Pain medication- Well, this is one of those touchy subjects. But technically most of us don’t need pain medication for labor. Believe me, when you’re having a painful labor it’s not fun. (You should have heard me a few weeks ago during my last labor. “It huuuuurrrrts!”) But having pain medication for a normal labor (spontaneous and without serious complications) won’t make the labor any safer. There are many mothers who report positive experiences with pain medication during labor. However, like any medication, parents need to be aware of the both the benefits and risks as well as the alternatives- and pain medications do have risks. According to the American Congress of Obstetricians and Gynecologists, pain medications in labor can cause side effects like  nausea, feeling drowsy, or having trouble concentrating. They can affect the baby’s heart rate temporarily. It can be more difficult to detect fetal heart rate problems when these drugs are used. High doses of these drugs can cause the mother to have breathing problems and can also slow down the baby’s respiratory system, especially right after delivery. Other complications can include: Decrease in blood pressure which can slow the baby’s heartbeat, fever, headache, and soreness. Serious complications with epidurals are very rare but can include: anesthetic medication being injected into one of the veins in the epidural space causing dizziness, rapid heartbeat, a funny taste, or numbness around the mouth. There are a number of different approaches for managing pain in labor that don’t involve medication including water birth with a qualified attendant, hypnobirthing and changing positions.

Episiotomy- Once upon a time, doctors thought that performing an episiotomy (a surgical cut made to the perineum) would prevent extensive vaginal tearing and heal faster than a tear. Turns out neither of those is true. The Mayo Clinic says that there are certain circumstances when an episiotomy might be recommended such as when extensive vaginal tearing appears likely, the baby is in an abnormal position, the baby is large (fetal macrosomia), or the baby needs to be delivered quickly. However, getting out of the lithotomy position can be very helpful in preventing or minimizing tearing in many of these circumstances.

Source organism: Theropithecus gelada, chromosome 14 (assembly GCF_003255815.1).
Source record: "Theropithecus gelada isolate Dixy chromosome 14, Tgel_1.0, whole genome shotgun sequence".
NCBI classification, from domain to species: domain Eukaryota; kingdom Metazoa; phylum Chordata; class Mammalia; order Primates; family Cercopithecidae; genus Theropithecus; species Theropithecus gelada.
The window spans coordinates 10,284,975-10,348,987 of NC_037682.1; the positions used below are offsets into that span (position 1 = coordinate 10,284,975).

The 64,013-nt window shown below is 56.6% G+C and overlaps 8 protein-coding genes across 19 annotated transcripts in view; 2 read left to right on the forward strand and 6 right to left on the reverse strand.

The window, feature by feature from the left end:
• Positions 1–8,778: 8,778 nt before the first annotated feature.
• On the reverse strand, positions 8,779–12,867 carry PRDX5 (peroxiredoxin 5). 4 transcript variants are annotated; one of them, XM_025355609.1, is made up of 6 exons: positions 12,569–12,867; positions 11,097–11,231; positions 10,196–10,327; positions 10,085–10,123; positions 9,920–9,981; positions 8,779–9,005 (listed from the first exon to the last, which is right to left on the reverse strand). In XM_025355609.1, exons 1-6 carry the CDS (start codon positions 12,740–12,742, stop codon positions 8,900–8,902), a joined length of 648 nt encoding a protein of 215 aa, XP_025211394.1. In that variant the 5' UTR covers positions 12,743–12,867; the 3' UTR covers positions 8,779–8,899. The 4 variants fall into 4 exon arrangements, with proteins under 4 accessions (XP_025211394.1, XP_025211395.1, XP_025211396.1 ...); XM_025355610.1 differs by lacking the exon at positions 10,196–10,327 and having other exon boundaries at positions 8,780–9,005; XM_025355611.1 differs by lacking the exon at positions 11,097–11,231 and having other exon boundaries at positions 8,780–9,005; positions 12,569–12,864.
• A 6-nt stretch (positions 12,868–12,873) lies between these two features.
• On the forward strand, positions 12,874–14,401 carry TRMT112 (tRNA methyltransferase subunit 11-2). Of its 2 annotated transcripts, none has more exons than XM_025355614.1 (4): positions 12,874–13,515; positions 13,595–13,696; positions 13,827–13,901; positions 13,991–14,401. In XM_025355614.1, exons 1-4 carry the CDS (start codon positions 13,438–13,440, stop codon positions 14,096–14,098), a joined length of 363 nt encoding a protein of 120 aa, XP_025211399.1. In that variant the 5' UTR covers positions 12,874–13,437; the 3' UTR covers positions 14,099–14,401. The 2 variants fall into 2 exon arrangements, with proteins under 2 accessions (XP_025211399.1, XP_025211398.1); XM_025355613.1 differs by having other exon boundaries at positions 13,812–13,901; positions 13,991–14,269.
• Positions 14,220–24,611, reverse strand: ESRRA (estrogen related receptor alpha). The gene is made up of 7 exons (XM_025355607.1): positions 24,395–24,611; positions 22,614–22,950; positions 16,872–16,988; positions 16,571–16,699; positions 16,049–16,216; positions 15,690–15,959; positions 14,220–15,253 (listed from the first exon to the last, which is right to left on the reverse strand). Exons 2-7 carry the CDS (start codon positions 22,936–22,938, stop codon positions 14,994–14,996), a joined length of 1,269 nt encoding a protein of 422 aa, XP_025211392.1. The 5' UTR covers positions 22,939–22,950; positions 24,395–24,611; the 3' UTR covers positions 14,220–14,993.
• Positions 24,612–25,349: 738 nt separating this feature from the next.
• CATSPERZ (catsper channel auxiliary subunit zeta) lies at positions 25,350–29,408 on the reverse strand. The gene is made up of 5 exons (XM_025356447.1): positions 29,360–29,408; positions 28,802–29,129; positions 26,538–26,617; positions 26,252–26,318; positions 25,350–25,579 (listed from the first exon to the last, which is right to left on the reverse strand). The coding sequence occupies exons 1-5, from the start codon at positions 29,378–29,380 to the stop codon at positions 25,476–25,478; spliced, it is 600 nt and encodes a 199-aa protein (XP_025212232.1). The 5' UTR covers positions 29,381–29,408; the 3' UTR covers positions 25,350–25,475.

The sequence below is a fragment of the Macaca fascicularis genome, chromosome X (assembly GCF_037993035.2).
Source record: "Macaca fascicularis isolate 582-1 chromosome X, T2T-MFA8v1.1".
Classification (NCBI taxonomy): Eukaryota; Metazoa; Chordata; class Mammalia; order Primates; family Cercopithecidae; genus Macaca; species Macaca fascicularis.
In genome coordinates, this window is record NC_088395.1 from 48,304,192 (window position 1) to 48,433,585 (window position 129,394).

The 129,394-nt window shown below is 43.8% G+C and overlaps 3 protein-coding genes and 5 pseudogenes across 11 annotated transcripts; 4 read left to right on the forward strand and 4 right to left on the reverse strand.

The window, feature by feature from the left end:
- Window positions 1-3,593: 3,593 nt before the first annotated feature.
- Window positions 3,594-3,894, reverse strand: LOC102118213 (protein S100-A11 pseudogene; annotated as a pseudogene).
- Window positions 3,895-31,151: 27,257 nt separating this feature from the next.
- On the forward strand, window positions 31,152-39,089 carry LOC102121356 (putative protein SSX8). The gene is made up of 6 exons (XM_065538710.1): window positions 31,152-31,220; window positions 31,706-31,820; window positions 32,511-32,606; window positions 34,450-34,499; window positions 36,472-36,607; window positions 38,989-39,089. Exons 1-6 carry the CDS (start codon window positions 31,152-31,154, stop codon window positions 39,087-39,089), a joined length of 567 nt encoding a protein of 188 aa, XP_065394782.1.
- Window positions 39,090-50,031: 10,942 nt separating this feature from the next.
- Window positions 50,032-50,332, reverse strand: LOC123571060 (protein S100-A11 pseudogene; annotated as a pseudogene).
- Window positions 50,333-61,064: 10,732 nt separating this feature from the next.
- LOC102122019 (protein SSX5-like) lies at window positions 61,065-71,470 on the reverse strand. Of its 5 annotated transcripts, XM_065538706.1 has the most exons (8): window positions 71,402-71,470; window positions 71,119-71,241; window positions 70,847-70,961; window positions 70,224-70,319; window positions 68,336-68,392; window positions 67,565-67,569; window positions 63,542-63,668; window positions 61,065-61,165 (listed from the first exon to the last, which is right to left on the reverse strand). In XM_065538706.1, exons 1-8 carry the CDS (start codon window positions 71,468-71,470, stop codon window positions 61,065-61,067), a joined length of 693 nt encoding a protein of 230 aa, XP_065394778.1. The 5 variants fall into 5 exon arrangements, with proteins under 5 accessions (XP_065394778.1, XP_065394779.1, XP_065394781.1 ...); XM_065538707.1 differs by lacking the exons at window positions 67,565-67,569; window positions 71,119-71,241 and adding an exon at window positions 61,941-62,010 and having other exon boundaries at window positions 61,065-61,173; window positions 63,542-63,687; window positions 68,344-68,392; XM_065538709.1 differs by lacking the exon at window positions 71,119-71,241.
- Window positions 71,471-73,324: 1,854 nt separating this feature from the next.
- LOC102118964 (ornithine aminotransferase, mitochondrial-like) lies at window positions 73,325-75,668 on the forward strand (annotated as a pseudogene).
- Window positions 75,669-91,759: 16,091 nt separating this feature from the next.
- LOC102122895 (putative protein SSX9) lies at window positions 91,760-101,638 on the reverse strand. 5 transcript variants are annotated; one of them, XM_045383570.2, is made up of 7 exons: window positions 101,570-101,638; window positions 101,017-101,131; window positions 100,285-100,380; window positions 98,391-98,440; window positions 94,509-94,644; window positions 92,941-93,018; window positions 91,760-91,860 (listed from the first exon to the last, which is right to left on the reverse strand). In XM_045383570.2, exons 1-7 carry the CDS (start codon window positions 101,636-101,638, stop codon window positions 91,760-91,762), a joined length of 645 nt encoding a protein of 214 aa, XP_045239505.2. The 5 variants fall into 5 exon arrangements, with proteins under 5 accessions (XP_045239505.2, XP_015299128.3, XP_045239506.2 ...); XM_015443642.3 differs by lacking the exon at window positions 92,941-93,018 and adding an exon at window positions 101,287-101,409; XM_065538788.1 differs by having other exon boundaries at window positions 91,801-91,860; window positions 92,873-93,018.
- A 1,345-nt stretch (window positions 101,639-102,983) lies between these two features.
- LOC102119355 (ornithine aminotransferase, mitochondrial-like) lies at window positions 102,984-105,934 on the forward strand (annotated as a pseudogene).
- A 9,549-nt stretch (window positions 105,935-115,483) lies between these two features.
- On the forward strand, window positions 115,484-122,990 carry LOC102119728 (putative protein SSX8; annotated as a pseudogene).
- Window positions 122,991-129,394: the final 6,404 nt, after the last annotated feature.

Continuous Electronic Fetal Monitoring- Maybe you’ve heard that continuous electric fetal monitoring prevents babies from dying or being brain damaged during birth- but that’s only been shown to be the case for high risk pregnancies with conditions like preeclampsia, type 1 diabetes, preterm birth and suspected intrauterine growth restriction


Image result for the machine that goes ping

You probably don’t need it.

If you’re low-risk, continuous EFM doesn’t have any proven benefits and has a significant increase in the risk of cesarean and instrumental deliveries and maternal infection. In fact, the American Congress of Obstetricians and Gynecologists has stated that for low-risk pregnancies there are no proven benefits of EFM over intermittent ausculation. (Intermittent ausculation is the form of fetal monitoring used by midwives who attend home births. It involves using a Doppler fetal heart monitor to check the heart rate every few contractions. It allows midwives to easily check heart rate when the mother is in different positions and even underwater in a water labor/birth.) So why do doctors and nurses persist in using continuous EFM as a one-size fits all solution? Well… it is easier on the nurses, especially when there is central fetal monitoring where the readings from several EFM machines can be observed from the nurses’ station. Intermittent ausculation requires more individualized attention. Doctors are frequently worried about liability and the possibility of being sued for not using it, even though there isn’t any evidence  backing up this belief either. 

Forceps- Well, by now you should probably be seeing a pattern: certain practices like the lithotomy position or continuous EFM for low-risk women lead to more instrumental deliveries. So if you’re low-risk and stay off your back and have intermittent ausculation during labor, you’re much less likely to end up with a forceps delivery. Which is a good thing since forceps delivery carries an increased risk of uterine rupture, injury to the mother’s bowel and bladder and injury to the perineum. The baby is at an increased risk for temporary facial paralysis, skull fracture, seizures and hemorrhage in the skull. All that being said, forceps may pose less of a risk of seizures for babies than delivery with vacuum extractor or c-section.

2 Comments on “8 Labor Interventions You Probably Don’t Need

  1. Pingback: What Hospice/ Palliative Care Can Teach Us About Birth Care in the US – Birth Multiverse

  2. Pingback: Obstetrical Violence: The Forgotten Issue In Bodily Autonomy – Birth Multiverse